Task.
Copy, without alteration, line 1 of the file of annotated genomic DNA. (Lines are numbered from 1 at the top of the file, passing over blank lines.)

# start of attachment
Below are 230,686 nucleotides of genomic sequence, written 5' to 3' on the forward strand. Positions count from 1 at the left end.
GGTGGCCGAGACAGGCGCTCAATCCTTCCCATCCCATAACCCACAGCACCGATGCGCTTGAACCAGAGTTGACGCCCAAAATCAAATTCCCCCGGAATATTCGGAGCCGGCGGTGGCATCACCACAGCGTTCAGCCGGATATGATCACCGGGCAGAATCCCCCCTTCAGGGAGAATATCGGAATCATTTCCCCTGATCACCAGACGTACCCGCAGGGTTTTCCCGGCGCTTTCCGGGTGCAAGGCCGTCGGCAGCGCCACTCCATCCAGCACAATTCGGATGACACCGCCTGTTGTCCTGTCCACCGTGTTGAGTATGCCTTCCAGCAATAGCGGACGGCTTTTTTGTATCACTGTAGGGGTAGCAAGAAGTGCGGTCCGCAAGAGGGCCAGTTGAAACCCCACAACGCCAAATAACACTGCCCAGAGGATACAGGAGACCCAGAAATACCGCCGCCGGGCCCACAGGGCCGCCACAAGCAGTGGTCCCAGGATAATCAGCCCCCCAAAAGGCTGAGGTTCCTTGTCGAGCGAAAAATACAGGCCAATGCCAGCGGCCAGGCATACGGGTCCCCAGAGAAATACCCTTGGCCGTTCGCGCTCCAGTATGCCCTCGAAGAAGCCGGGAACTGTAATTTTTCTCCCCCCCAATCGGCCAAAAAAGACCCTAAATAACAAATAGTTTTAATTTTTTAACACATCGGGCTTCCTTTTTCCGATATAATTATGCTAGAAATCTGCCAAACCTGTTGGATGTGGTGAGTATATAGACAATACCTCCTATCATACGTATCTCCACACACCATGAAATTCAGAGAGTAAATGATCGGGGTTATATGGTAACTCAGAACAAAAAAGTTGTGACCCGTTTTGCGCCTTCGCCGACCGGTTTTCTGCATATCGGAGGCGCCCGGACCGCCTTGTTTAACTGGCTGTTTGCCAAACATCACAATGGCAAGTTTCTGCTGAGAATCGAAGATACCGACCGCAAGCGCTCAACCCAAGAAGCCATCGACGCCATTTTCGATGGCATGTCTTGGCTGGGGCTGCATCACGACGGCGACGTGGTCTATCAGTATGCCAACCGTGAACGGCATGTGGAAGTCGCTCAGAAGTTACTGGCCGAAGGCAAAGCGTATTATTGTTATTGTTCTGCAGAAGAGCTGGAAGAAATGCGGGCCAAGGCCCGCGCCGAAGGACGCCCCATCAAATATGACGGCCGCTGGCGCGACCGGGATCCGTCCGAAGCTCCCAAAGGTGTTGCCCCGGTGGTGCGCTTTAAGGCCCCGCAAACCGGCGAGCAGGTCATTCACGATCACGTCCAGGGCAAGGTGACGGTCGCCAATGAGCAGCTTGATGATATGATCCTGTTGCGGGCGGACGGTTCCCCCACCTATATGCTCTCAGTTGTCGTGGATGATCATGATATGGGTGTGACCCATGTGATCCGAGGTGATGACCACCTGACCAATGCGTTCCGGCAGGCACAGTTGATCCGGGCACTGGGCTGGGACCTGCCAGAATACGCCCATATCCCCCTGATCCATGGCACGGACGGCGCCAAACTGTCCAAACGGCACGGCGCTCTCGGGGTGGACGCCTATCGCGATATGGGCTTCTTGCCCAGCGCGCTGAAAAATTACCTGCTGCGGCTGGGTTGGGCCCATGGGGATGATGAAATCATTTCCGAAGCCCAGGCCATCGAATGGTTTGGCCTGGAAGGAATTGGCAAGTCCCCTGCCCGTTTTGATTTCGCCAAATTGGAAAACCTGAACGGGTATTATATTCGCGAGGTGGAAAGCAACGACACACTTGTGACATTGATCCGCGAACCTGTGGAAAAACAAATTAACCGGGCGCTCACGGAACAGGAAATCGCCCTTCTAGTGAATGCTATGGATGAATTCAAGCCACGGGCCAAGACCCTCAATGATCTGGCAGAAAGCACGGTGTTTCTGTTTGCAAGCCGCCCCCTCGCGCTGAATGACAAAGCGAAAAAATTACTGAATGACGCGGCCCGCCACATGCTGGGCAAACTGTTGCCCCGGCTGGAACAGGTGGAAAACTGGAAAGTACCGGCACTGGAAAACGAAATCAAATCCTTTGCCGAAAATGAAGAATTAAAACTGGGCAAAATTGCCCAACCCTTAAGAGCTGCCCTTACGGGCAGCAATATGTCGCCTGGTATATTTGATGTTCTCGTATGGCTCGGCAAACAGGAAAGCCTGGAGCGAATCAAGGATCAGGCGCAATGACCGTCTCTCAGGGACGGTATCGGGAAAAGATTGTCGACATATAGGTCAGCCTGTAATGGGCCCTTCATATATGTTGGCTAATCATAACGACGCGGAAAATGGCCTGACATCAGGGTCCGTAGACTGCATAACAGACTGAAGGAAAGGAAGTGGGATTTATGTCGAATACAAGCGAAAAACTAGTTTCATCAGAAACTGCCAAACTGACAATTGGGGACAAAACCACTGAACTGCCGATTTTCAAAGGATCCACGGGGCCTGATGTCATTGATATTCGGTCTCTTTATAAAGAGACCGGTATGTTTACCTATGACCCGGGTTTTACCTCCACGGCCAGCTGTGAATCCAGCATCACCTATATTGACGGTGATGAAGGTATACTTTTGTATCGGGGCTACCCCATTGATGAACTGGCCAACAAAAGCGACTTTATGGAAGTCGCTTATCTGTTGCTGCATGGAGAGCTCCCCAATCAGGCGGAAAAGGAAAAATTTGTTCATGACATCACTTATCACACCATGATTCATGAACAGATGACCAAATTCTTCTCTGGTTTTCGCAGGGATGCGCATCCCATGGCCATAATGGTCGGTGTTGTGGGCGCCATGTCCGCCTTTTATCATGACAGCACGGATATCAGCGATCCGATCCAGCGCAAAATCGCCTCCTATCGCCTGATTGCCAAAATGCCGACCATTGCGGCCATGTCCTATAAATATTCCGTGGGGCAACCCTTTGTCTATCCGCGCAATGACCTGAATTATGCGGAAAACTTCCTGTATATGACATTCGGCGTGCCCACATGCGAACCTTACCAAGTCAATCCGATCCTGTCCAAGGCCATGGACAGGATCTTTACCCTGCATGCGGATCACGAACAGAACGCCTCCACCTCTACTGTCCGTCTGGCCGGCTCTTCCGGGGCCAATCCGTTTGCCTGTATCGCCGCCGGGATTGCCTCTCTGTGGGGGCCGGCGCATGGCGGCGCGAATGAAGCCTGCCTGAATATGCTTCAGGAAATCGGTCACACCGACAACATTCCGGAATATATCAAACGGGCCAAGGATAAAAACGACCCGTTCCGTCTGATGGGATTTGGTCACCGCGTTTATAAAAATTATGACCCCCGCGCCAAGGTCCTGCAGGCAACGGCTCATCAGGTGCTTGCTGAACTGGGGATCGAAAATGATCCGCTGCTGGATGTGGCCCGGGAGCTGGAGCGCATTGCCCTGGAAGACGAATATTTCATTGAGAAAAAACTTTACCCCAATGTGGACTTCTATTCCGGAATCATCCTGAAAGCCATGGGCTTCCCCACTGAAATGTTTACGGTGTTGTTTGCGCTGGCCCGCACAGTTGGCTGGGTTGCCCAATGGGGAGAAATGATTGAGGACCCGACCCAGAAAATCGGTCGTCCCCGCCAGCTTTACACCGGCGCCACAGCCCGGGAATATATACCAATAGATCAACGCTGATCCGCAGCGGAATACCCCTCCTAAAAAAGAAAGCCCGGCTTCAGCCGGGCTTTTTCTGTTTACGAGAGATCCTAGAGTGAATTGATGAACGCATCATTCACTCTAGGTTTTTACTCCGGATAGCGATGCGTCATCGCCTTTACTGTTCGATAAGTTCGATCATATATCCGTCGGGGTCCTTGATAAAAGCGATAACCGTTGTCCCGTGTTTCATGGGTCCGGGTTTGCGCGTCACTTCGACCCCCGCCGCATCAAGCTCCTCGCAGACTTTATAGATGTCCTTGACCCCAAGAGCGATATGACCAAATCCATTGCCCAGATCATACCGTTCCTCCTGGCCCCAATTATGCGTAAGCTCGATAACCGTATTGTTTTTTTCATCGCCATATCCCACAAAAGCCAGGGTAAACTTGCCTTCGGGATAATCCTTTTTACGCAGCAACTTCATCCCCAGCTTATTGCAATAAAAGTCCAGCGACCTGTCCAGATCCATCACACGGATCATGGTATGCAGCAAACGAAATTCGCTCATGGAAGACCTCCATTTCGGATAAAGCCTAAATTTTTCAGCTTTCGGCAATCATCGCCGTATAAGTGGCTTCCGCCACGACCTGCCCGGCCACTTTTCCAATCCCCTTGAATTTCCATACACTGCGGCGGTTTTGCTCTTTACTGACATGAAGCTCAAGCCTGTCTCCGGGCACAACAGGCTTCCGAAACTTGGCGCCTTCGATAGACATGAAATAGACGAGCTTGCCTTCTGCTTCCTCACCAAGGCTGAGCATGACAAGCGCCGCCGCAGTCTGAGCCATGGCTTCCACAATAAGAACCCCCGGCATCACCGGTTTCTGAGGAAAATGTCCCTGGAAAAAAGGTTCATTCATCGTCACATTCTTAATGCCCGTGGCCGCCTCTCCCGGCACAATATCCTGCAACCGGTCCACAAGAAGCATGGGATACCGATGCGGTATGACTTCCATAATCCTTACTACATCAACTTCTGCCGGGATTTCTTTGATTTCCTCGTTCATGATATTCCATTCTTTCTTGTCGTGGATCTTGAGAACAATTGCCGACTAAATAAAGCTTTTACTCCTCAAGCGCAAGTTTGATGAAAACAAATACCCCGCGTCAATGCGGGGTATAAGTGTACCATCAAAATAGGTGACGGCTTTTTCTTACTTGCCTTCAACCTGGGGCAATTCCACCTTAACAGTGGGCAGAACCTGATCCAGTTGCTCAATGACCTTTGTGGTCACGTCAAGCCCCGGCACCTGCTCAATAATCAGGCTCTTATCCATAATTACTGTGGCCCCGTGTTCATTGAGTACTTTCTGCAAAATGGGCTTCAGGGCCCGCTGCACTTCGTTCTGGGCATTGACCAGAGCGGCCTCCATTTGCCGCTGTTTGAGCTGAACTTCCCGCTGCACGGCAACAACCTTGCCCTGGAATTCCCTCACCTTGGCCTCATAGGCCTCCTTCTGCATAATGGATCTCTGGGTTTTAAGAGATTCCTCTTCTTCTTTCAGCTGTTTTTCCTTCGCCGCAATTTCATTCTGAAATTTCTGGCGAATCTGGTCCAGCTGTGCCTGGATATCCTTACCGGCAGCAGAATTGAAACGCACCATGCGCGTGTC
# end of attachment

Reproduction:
Below are 230,686 nucleotides of genomic sequence, written 5' to 3' on the forward strand. Positions count from 1 at the left end.